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Thu, Aug. 22

VA given vouchers to benefit vets, need exceeds resources

PRESCOTT – Northern Arizona Veteran Affairs Health Care System was recently awarded a new supply of federally subsidized housing vouchers targeted to homeless veterans: 10 assigned to Yavapai County.

The allotment for the whole northern Arizona region that serves more than 26,000 veterans ranging from Lake Havasu City and Kingman to Flagstaff and Native American tribal land was 50 new vouchers. Those are added to an existing allotment of 227 vouchers – 70 in the Prescott area – and another 35 for a pilot project with the Navajo and Hopi tribes.

The VA’s Health Care for Homeless Veterans Program Director Ed Shier is always happy to have housing options for veterans that show up at their door. But he is clear this should not be seen as a cure-all.

“Word gets out that we got 10, and we get 100 referrals,” said Shier, who applied for 30 but wanted double that number.

Before the ink was signed on the paperwork for these latest vouchers, the local VA’s 32-member homeless services team was assigning these latest vouchers to folks who have emerged at the top of their priority lists based on their circumstances, including length of homelessness, income eligibility, family size, medical and mental health needs, Shier said.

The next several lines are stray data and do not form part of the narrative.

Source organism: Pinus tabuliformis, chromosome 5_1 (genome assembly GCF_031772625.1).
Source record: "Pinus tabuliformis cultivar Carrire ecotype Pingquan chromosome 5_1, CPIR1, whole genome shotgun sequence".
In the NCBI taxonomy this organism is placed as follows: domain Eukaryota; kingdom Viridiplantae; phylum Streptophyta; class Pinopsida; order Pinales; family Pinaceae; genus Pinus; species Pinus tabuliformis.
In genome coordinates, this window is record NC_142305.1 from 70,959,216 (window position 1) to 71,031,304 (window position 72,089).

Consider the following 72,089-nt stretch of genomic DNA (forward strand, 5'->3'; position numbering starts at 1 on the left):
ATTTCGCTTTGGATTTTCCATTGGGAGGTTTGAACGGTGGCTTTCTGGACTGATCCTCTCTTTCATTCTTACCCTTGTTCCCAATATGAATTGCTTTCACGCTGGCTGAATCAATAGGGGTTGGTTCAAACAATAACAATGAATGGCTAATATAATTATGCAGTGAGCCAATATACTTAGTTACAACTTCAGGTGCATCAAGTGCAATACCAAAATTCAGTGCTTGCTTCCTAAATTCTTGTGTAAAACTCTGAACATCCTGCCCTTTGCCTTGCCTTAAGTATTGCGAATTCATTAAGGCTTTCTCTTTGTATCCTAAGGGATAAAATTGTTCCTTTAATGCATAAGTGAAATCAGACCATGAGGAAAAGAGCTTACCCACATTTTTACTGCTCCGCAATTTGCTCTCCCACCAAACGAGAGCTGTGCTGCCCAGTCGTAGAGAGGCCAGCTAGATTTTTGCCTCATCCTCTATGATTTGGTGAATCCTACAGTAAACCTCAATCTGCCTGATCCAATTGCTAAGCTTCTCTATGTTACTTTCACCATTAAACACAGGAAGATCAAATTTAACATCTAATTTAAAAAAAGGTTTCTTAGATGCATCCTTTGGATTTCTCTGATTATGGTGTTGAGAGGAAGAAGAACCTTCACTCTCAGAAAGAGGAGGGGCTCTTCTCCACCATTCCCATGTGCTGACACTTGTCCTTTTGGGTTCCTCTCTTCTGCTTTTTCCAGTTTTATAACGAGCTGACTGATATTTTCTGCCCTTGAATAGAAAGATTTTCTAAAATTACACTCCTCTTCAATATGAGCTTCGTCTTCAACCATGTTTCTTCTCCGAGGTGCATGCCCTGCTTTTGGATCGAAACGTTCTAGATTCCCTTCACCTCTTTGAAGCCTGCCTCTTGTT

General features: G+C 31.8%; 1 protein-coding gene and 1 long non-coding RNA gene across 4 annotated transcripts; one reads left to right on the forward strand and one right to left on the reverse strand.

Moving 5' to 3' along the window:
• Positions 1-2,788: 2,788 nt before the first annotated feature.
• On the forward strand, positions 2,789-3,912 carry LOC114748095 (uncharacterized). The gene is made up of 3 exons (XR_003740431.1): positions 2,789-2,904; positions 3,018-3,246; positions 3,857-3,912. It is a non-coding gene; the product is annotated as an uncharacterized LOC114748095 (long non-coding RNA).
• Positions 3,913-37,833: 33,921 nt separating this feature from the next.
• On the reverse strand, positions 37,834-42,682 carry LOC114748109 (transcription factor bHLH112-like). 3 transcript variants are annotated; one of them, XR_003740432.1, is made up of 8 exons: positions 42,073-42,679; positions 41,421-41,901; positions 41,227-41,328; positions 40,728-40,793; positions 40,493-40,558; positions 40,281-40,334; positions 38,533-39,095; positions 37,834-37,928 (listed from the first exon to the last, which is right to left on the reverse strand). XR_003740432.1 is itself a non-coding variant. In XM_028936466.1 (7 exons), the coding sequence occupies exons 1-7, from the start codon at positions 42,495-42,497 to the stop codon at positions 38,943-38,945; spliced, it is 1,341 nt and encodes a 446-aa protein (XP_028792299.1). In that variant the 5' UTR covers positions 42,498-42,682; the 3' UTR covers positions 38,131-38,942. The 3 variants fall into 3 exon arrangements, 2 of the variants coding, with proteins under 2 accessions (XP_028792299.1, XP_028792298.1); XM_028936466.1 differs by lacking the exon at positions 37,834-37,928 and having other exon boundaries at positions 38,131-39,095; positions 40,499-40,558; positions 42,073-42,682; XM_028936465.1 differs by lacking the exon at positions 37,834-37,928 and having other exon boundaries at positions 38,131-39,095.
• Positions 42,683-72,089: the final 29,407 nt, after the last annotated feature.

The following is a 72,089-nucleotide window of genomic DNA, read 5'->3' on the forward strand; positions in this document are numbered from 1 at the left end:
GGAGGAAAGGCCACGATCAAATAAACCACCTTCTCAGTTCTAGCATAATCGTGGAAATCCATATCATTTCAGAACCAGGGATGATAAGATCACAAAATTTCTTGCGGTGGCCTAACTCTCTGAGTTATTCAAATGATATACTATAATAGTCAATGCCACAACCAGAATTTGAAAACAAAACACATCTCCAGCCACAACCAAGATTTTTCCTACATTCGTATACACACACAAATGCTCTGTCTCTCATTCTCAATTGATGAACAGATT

Often, Shier said, it is a first-come, first-serve deal, with bureaucratic strings attached.

Eligible homeless veterans must be willing to accept voucher conditions that require they find suitable rentals that do not exceed the federal maximum rent requirements. They must also sign a one-year lease and accept ongoing case management services.

Some veterans bristle at the restrictions; others wrestle with the limited housing stock that makes finding rent-suitable apartments a difficult proposition, Shier said.

The maximum rent for a single individual cannot exceed $722 a month. The veteran is required to pay no more than 30 percent of their income toward that amount; some have military pensions, disability coverage or have a job. Thirty of the 227 veterans who now have vouchers have no income, Shier said.

These vouchers, officially known as HUD-VASH (Veteran Affairs Supportive Services), are also not transferrable to places outside the county where they are issued. Traditional federal subsidized housing vouchers can be used anywhere an individual or family may opt to locate.

Since the HUD-VASH program started in 2008, some 85,000 vouchers have been awarded nationwide; $60 million was allocated for 2016 to serve some 8,000 veterans and their families.

Shier has no guarantee about when, or if, more vouchers will be forthcoming.

For more information, call 928-445-4860, ext. 5288.

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